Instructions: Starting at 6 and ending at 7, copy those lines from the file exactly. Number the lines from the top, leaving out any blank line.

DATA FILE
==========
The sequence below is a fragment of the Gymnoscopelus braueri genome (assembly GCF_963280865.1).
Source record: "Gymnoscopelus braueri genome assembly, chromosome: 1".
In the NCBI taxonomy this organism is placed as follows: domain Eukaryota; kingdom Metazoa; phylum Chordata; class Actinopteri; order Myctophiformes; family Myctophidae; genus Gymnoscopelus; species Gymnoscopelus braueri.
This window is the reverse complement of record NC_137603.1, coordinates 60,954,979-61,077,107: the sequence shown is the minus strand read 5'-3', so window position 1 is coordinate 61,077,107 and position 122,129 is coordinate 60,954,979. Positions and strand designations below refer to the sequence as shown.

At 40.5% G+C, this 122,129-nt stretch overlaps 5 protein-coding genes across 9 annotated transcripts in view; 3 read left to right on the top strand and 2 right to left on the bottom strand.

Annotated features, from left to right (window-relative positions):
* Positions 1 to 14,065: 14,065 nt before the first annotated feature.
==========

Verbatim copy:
Annotated features, from left to right (window-relative positions):
* Positions 1 to 14,065: 14,065 nt before the first annotated feature.